Late in June the boys travelled to the Las Vegas of the North to appear at the Royal Lancashire Agricultural Show. Sandy having decided that it was now or never and having collected several charges from friends in the red army ranks of musketeers prior to the display, wired the bunch together and placed the boosted charge in the compartment made for that purpose in the barrel of the cannon.

Totally unrelated to Sandy’s discontent a universal feeling of inferiority was prevalent in the ranks of the boys who represented the blue army. The consistent defeats wreaked upon them by the red army each time they took the field took its toll of their normally cooperative team spirit. They too decided to change the script for their final appearance at the Royal Lancashire. It was decided that the charge of red army would not on this occasion go unopposed.

On the day of the exhibition both armies took the field as normal with the announcer describing the fictional events that had led to the impending battle. He announced that the cavalry, wheeling into position in front of the impressive red army, would charge and decimate the unfortunate blues. At the sound of the trumpet the rather unwieldy toy cavalry bounced blissfully unaware across to the front line of the blues who, as they themselves went down, managed to upend each of the red riders. This naturally made the scripted call for applause for the victorious returning cavalry redundant but the announcer blithely drew the audience’s attention to the positioning of the red army cannon which would soon be fired.

At the signal, Sandy’s men went through the motions of loading the cannon with gunpowder and ball then pulled the piece into position in front of the red army. With four kneeling artillerymen in place, two on either side of the gun, Sandy detonated the charge. The enormous blue and yellow flash had to be seen to be believed and a with deafening roar both wheels of the gun snapped off to fall sideways, the barrel disintegrated into a thousand flying shards that soared to at least fifty feet in the air and Sandy and his crew, their faces blackened by the close proximity of the discharged gunpowder, were thrown backwards on to their bottoms. Most of the shakos of the front row of the red army were blown awry and many of the soldiers held up their arms to ward off the descending chunks of wooden cannon that rained down. Pure pandemonium reigned and the blue army, heartened by the disaster that had befallen their normally successful opponents, charged across the field to wreak vengeance on the bemused reds.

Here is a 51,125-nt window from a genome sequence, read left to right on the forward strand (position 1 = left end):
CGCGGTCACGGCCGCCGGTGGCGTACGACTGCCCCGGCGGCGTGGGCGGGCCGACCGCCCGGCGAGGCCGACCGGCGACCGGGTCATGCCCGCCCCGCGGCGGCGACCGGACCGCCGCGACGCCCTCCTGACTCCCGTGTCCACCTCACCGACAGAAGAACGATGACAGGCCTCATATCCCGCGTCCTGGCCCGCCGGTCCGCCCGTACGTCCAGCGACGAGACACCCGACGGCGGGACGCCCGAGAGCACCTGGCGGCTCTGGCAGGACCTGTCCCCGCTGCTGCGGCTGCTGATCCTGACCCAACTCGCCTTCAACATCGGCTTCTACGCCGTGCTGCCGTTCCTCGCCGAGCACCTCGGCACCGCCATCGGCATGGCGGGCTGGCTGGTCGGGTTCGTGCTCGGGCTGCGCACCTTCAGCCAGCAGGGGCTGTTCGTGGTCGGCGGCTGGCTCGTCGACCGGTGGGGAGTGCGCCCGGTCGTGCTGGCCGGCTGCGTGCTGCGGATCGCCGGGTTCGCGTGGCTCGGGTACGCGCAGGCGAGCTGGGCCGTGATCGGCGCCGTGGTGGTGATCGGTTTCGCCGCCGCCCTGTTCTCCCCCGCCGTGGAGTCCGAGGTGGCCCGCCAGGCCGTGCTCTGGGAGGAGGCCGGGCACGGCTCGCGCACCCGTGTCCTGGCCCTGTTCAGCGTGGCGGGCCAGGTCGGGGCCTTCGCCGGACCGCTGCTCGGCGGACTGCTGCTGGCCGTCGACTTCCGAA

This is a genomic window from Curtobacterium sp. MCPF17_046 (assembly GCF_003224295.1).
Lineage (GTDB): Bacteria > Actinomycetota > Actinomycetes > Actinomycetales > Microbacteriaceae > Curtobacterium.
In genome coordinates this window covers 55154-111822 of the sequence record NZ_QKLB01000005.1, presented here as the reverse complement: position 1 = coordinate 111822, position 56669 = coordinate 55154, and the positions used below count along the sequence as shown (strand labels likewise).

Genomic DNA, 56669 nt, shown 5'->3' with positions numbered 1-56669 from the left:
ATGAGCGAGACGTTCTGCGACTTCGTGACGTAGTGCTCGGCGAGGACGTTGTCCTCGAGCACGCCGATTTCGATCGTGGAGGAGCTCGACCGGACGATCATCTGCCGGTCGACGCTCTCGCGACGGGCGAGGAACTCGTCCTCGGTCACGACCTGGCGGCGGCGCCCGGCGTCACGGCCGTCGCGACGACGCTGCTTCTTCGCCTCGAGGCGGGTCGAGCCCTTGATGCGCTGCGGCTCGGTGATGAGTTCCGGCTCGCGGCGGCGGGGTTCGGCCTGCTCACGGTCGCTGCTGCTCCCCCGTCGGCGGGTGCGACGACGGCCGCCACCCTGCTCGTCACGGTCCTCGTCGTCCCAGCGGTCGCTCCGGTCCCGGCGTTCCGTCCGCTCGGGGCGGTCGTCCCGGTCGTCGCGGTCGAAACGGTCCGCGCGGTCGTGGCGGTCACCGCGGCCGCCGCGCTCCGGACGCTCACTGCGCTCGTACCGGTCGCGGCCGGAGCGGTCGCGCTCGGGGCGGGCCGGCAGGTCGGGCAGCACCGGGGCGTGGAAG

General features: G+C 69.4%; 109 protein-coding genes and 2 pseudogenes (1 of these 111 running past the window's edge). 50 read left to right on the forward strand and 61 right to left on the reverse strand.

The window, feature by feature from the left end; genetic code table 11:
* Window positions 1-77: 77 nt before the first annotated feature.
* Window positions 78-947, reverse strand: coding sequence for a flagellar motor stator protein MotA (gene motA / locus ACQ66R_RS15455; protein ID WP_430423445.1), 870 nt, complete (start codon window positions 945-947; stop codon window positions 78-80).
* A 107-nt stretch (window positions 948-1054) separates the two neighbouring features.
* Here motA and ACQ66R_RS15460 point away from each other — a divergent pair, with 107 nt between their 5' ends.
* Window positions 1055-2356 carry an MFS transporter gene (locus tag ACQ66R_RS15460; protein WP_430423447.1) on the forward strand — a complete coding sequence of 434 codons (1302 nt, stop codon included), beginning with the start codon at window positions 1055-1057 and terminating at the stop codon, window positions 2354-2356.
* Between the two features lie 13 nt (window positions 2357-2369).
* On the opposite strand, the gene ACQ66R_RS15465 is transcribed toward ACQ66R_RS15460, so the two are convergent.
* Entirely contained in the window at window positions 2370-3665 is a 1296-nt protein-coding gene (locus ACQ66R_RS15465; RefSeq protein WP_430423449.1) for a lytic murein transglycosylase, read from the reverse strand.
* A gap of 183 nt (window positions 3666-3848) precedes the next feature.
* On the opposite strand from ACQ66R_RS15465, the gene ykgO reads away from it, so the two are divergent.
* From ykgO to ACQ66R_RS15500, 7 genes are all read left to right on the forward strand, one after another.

An enterprising electrician realizing that extensive deviations to the script were taking place blacked out the arena to allow the by now somewhat chastised “warriors” to leave the field of battle to the accompanying prattle of a bemused commentator.

Was there retribution for this flagrant display of independent thinking by supposedly disciplined troops, you ask? Well, that could be the basis of another story. . .

2 Responses to “Toy Boy Soldiers”

  1. Now, THAT’S the spirit that put the Great in Great Britain! Thanks for the visual feast, Bob.

  2. Gary Dennett Says:

    Good show Lad. Kind of reminds me of the war prior to 1776.